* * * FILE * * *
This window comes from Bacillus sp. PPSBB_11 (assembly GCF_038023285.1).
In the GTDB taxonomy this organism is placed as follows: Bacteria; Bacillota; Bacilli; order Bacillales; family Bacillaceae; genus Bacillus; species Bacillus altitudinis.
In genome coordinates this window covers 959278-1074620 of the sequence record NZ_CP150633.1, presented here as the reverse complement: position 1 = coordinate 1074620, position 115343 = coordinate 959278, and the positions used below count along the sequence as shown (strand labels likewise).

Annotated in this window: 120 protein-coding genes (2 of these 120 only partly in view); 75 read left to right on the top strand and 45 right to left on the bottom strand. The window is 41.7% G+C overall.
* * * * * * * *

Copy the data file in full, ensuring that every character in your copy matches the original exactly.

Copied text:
This window comes from Bacillus sp. PPSBB_11 (assembly GCF_038023285.1).
In the GTDB taxonomy this organism is placed as follows: Bacteria; Bacillota; Bacilli; order Bacillales; family Bacillaceae; genus Bacillus; species Bacillus altitudinis.
In genome coordinates this window covers 959278-1074620 of the sequence record NZ_CP150633.1, presented here as the reverse complement: position 1 = coordinate 1074620, position 115343 = coordinate 959278, and the positions used below count along the sequence as shown (strand labels likewise).

Annotated in this window: 120 protein-coding genes (2 of these 120 only partly in view); 75 read left to right on the top strand and 45 right to left on the bottom strand. The window is 41.7% G+C overall.